The interest rate on two-year Greek notes has climbed to 24.99%, on fears of debt restructuring, aka, bankruptcy.
Even more pressures on Greece developed over the weekend, the result of German Chancellor Angela Merkel’s Free Democratic Party coalition partner signalling a hardening of its stance on aid to Greece and the other PIIGS.
At a convention today, Economy Minister Philipp Roesler called for penalties on bailout recipients that miss debt-reduction targets. It appears that as many as 50 coalition lawmakers are ready to reject the post-2013 euro rescue fund when it goes to parliament, enough to make Merkel reliant on opposition votes.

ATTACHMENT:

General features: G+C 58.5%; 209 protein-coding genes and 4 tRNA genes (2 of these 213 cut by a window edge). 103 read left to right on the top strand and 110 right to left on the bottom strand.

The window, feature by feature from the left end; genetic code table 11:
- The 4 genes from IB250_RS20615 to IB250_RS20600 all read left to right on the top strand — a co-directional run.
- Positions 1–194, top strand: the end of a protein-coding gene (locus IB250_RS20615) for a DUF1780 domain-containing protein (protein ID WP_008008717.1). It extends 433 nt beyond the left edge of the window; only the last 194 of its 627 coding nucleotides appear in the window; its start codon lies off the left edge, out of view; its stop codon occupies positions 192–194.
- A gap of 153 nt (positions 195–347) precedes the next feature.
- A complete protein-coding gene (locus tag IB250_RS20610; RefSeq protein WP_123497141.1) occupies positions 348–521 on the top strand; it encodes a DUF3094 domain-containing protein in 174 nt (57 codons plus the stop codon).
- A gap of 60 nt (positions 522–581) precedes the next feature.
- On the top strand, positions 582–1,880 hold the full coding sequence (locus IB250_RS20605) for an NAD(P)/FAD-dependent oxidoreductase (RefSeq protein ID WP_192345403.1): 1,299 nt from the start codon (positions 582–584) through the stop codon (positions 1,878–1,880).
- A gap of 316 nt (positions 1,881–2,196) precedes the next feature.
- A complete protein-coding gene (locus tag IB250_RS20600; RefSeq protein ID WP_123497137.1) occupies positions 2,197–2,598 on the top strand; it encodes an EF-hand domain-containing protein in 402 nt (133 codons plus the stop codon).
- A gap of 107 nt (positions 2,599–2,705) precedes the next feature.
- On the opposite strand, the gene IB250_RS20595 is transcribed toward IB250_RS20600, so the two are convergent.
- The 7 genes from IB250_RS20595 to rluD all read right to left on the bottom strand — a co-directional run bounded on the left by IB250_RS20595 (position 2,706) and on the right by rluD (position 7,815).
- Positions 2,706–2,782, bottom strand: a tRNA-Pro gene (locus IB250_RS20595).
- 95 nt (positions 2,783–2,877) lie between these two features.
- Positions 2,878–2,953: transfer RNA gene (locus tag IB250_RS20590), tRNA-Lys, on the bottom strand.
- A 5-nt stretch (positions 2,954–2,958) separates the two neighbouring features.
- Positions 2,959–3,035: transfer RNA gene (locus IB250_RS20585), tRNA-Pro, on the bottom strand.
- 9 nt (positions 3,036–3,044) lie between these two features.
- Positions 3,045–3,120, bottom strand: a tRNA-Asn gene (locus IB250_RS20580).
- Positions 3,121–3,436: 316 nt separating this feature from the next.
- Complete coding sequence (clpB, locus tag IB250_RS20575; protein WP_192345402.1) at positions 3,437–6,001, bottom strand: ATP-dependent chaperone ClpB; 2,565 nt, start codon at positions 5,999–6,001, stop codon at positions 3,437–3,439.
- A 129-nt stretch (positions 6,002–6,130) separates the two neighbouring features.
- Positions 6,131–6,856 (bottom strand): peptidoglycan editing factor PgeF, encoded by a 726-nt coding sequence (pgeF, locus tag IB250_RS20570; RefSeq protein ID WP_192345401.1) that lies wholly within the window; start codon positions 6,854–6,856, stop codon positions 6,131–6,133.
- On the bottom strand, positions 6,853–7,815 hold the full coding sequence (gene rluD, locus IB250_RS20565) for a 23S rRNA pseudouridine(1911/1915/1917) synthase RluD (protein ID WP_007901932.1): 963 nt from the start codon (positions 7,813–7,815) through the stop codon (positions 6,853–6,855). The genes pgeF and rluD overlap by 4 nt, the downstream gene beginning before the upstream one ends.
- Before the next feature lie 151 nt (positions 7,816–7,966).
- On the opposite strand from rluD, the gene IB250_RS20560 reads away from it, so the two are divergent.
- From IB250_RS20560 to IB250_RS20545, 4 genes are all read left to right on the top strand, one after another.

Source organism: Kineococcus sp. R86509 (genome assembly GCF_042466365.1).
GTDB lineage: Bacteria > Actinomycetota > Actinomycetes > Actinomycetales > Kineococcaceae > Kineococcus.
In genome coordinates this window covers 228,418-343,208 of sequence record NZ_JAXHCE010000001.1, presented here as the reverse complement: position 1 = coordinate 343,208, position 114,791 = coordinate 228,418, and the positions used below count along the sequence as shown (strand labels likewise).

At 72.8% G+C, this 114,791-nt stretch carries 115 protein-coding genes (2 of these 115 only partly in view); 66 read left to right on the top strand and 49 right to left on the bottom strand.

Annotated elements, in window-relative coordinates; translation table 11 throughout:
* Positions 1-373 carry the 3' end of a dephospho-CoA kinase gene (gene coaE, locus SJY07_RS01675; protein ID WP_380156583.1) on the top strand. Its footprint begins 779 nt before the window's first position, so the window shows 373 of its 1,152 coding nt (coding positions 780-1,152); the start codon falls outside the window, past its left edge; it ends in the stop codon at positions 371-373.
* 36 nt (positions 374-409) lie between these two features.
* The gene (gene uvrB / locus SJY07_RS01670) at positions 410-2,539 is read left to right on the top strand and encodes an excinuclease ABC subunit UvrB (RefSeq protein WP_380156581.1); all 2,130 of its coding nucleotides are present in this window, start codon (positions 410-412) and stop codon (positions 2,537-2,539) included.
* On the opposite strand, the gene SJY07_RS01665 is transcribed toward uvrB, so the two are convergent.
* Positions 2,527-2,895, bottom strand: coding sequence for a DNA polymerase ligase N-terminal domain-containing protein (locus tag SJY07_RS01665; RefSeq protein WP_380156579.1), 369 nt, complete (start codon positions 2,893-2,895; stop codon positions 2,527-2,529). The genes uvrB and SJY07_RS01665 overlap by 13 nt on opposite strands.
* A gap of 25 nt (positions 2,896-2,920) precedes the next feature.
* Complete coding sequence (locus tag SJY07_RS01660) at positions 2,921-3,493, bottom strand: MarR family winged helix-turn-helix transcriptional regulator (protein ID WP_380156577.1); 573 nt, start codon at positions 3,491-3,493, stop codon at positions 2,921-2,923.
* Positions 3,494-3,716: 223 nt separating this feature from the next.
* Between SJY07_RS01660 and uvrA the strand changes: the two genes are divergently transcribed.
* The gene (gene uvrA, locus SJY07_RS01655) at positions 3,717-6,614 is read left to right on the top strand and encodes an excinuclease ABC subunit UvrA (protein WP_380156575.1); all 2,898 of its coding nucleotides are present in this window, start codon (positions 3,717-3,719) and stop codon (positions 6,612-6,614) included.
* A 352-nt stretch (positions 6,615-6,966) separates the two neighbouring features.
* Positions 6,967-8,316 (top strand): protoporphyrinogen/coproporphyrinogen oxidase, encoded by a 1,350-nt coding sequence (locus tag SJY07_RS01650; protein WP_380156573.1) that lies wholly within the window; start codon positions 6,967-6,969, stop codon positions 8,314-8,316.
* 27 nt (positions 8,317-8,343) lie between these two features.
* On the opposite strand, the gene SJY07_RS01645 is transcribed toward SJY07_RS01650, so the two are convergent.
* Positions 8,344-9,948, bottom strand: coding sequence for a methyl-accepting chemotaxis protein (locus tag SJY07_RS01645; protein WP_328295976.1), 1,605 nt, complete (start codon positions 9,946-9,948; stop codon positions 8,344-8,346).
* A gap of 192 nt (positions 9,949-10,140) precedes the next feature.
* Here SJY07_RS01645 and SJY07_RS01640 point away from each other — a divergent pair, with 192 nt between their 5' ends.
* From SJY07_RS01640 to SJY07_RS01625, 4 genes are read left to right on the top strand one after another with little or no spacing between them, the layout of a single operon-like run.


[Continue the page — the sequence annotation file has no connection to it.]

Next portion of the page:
FDP lawmaker Frank Schaeffler, who last year called for Greece to sell its islands to cut debt and who favors ejecting states from the euro “at short notice” in cases of rule breaking, said that “a good many Free Democrats share the view in private that something is going badly wrong in solving this crisis.”
As many as 50 coalition lawmakers are prepared to join his revolt against the European Stability Mechanism due to take over from the current rescue fund in mid-2013. That’s an increase of at least 10 votes in the past three weeks, enough to eliminate Merkel’s 41-seat majority over the opposition when the ESM goes to a vote after the summer recess, according to Bloomberg.
Twenty percent of Germans view Merkel’s decision last year to help Greece as “right,” according to a poll published May 8 by consumer survey company GfK SE. Another 47 percent of respondents said the decision was “wrong".